By Jung Min-ho
Seven out of 10 middle and high school students in Korea are dissatisfied with English education in classrooms, a survey showed Wednesday.
The survey, published in the latest edition of a journal from the Chung-Ang University Research Institute of Korean Education, revealed a serious mismatch between what students want to learn and what is taught at school.
According to the survey of 990 middle and high schools in Seoul, 67.5 percent of the respondents believe that their English lessons were too grammar-focused and test-oriented.
While 44.1 percent of the students said speaking was the most important part of English education, only 18.5 percent said grammar was, followed by vocabulary, listening, reading and writing.
In reality, however, 58.4 percent of them said grammar was treated as the most important at schools, while 9.5 percent said speaking was treated that way.
As to the reason, they said this was because students' grammatical ability is widely accepted as a key component of the college entrance exam.
Such dissatisfaction is expected to continue as many regional education offices have decided to reduce the number of native speaking English teachers at public schools this year.
The Incheon Metropolitan City Office of Education has cut this year's budget for employing native language teachers at its elementary, middle and high schools by 5.4 billion won ($4.9 million).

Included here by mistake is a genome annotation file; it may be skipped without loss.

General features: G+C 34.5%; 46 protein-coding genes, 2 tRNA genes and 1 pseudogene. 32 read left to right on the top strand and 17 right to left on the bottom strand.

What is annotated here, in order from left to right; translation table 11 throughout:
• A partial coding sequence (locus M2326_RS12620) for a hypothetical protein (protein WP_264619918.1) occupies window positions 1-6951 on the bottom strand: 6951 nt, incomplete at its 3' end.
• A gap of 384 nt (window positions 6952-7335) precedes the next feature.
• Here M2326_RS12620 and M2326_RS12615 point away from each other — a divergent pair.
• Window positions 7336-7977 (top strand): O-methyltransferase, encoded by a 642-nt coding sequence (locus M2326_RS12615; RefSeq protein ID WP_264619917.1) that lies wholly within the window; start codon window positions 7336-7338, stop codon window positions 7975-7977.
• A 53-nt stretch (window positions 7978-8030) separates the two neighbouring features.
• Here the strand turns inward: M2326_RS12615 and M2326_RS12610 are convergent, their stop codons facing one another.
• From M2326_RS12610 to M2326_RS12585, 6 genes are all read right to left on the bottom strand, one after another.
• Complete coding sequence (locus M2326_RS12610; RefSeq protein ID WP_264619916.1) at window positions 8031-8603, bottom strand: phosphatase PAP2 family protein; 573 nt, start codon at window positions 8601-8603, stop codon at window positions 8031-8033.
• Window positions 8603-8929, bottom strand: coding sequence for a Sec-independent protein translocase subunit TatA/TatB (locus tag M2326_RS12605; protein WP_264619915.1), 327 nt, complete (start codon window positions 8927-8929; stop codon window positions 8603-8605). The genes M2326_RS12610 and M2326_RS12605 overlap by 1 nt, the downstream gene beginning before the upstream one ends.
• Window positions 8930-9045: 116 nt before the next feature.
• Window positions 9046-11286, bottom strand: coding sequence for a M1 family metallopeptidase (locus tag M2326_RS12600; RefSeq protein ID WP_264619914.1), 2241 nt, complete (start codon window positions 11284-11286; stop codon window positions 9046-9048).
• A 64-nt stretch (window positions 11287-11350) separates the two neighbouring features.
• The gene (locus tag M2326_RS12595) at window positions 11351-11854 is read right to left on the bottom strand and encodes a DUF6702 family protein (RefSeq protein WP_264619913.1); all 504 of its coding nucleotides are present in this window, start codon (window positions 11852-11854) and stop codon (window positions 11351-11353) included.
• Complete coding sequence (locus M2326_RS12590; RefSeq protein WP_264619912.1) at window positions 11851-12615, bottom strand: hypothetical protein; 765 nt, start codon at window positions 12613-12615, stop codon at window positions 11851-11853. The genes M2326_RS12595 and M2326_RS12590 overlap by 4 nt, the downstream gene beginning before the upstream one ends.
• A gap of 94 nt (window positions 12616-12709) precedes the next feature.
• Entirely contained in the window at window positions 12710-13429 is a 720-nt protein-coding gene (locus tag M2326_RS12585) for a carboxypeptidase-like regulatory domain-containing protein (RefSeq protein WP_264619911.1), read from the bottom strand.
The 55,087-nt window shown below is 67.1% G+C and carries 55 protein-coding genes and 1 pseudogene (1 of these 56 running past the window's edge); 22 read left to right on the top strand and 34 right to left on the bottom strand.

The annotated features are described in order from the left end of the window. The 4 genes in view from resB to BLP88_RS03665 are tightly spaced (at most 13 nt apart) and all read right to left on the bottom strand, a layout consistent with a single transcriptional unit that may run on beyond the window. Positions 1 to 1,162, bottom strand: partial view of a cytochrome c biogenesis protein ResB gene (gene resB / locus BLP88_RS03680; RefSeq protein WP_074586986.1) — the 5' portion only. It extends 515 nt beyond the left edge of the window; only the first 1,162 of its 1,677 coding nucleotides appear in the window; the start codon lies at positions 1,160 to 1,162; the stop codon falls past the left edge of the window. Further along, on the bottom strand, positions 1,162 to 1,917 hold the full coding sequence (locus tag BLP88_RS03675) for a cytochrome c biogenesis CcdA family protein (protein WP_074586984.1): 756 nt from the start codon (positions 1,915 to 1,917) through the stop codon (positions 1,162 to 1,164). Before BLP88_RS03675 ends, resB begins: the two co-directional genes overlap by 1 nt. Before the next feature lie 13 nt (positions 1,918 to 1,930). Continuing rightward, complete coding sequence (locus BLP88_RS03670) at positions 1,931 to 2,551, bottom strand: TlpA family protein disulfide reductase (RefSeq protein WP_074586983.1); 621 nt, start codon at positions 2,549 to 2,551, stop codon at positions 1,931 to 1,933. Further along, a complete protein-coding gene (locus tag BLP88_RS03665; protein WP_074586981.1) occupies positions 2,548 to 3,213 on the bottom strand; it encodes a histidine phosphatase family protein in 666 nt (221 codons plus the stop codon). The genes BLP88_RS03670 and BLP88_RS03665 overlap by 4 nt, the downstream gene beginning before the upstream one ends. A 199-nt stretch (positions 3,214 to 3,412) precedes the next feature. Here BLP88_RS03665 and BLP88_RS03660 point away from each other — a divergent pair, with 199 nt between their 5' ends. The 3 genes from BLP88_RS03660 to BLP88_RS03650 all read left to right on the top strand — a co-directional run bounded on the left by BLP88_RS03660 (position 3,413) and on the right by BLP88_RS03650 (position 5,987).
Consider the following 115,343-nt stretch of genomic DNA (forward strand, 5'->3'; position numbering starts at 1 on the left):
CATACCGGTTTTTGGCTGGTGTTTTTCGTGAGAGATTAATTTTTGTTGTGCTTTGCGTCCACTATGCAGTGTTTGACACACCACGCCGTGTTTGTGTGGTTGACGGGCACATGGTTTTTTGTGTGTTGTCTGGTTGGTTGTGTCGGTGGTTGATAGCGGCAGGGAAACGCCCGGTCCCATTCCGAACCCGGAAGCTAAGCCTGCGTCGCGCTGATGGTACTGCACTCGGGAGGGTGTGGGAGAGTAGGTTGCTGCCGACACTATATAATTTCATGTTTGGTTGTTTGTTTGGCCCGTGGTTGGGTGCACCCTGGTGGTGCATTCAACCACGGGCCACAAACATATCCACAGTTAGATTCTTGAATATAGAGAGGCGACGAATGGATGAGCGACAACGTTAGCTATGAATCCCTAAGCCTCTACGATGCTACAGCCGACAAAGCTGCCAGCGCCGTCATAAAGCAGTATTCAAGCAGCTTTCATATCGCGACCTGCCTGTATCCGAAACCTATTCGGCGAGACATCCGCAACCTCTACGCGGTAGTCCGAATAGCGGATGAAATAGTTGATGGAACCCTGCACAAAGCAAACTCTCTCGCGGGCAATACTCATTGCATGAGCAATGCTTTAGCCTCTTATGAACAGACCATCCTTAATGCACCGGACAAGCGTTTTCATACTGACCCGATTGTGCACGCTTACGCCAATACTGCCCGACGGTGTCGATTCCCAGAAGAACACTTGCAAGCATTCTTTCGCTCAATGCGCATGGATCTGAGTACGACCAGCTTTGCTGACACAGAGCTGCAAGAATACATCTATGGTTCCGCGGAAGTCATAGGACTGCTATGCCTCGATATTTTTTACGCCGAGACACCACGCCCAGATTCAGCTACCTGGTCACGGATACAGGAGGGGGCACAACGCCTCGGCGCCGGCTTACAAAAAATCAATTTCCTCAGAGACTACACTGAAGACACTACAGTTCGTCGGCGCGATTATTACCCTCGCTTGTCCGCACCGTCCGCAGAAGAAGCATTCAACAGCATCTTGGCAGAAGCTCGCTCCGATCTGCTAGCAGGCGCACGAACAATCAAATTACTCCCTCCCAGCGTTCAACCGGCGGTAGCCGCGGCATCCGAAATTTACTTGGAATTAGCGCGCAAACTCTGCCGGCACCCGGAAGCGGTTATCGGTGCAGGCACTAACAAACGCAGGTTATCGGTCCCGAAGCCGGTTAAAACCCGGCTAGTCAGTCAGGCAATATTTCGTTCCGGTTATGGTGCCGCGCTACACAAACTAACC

Also, the North Chungcheong Province Office of Education plans to cut its native teachers to 113 from 308 last year, while the Daegu Metropolitan Office of Education has decided to reduce the number of its native language teachers to 323 from 443.
The issue of Korean English education focusing too much on impractical skills has lingered for decades. However, given that the English section of the College Scholastic Ability Test (CSAT) doesn't evaluate students' speaking and writing abilities, the ways of teaching English at schools have changed little.
"In fact, many public schools teachers are unprepared to teach English speaking and writing," a high school English teacher, who refused to be named, said. "So they stick to the old ways."
Recognizing the problem, the former Lee Myung-bak administration intended to replace the English section of the CSAT with NEAT, a test that evaluated not only reading and listening, but also speaking and writing.
But the government later decided to abolish the plan, citing concerns that the new test could cause a further increase in private tuition costs.
Critics say that the NEAT formula was doomed to fail from the start because few teachers were capable of teaching speaking and writing.
They also point out that the current education system, where public school teachers are barely re-trained and their performances are hardly evaluated, leaves the nation's English education still impractical and uncompetitive.
Last month, a court ruled that a 55-year-old English teacher, who had worked at a high school in Seoul for almost 20 years, should leave the school.
The decision came after the school fired him for incompetence. The school said he took his first-ever TOEIC in 2011 and earned 415 points out of 990.
The case showed that teachers' performances are not evaluated well under the current system.